TITLE: Echoes AUTHOR: Eugene Wallingford DATE: December 10, 2008 6:27 AM DESC: ----- BODY: This is the busy end to a busier-than-usual semester. As a result, my only opportunity and drive to blog come from echoes. Sometimes that's okay. Running ... or not. After six weeks or so of 26-28 miles a week -- not much by standards, but a slow and steady stream -- November hit me hard. Since 11/03 I've managed only 6-8 miles a week and not felt well the days after. My doctors are running out of possible diagnoses, which is good in one way but bad in another. In addition to the blog echo, I have an actual echo running through my head, from John Mellencamp's "Junior": Sometimes I feel better / But I never do feel well. Building Tools As we wrap up the semester's study of programming languages, my students took their final quiz today. I used the free time before the quiz to show them how we could imperative features -- an assignment operator and sequences of statements -- to a simple functional interpreter that they have been building over the course of the last few homework assignments. After writing a simple cell data type (10 lines of code) to support mutable data, we added 25 or so lines of code to their interpreter and modified 5 or so more. That's all it took. I'm always amazed by what we can do in a few lines of code. Those few lines also managed to illustrate several of the ideas students encountered this semester: map, currying, and even a higher-order type predicate. Today's mini-demonstration has me psyched to add more features to the language, to make it more useful both as a language and as an example of how language works. If only we had more time... After class, I was talking with a student about this and that related to class, internships, and programming. He commented that he now groks what The Pragmatic Programmer says about writing your own tools and writing programs to generate code for you. I smiled and thought, yep, that's what programmers do. 40th Anniversaries Today was one of the 40th anniversaries I mentioned six weeks ago: Douglas Engelbart's demonstration of a mouse-controlled, real time-interactive, networked computer. SFGate heralds this as the premiere of the PC, but this event has always seemed more about interaction than personal computing. Surely, the kind of interactivity that Engelbart showed off was a necessary precursor to the PC, but this demonstration was so much more -- it showed that people can interact with digital media and, yes, programs in a way that connects with human needs and wants. Engelbart's ideas will out-live what we know as the personal computer. No matter, though. The demonstration inspired a generation. A friend of mine sent a note to all his friends today, asking us to "drink a toast to Douglas Engelbart" and reminiscing on what personal computing means to many of us:
Think how much this has changed our lives... The communication capabilities allow us to communicate extremely quickly, throughout the globe. The PC, and Internet, allow me to have friends in Australia, Belfast, Brazil, China, Holland, India, Japan, London, Switzerland, and many other places. ... Can you even picture a world without PC's? I've seen and used them in remote places like Nosy Be, Madagascar, and Siem Reap, Cambodia.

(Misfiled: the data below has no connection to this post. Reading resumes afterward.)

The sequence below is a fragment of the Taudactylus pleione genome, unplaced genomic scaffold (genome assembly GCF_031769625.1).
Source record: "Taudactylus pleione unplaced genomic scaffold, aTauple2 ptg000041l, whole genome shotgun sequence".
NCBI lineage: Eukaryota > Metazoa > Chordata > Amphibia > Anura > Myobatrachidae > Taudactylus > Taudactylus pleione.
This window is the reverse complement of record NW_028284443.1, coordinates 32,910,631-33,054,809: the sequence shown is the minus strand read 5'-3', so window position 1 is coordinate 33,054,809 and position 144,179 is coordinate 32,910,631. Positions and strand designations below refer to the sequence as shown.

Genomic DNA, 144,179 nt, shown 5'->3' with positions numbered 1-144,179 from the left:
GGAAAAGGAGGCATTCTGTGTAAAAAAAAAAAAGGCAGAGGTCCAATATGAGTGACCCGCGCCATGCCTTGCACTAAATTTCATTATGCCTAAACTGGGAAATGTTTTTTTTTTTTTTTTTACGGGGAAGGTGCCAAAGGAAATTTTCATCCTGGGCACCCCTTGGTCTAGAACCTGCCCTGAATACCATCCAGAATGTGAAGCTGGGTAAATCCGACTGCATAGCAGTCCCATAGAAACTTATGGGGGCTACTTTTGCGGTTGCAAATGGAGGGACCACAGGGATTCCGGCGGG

The world is a different place, and many of us -- my friend included -- contribute to that. That humbles and awes me. Programming Matters Don't need programmers, only smart people? Or people with good "people skills"? Today on the Rebooting Computing mailing list, Peter Norvig wrote:
At Google, a typical team might be 1 software architect, 5 software designers who are also responsible for development, testing, and production, and one product manager. All 7 would have CS BS degrees, and maybe 2 MS and 2 PhDs. Programming is a significant part of the job for everyone but the product manager, although s/he typically has programming experience in the past (school or job). Overall, programming is a very large part of the job for the majority of the engineering team.
Sure, Google is different. But at the end of the day, it's not that different. The financial services companies that hire many of my university's graduates are producing business value through information technology. Maximizing value through computing is even more important in this climate of economic uncertainty. Engineering and scientific firms hire our students, too, where they work with other CS grads and with scientists and engineers of all sorts. Programming matters there, and many of the programmers are scientists. The code that scientists produce is so important to these organizations that people such as Greg Wilson would like to see us focus more on helping scientists build better software than on high-performance computing. Those who can turn ideas into code are the masters of this new world. Such mastery can begin with meager steps, such as adding a few lines of code to an interpreter make imperative programming come alive. It continues when a programmer looks at the result and says, "I wonder what would happen if..." -----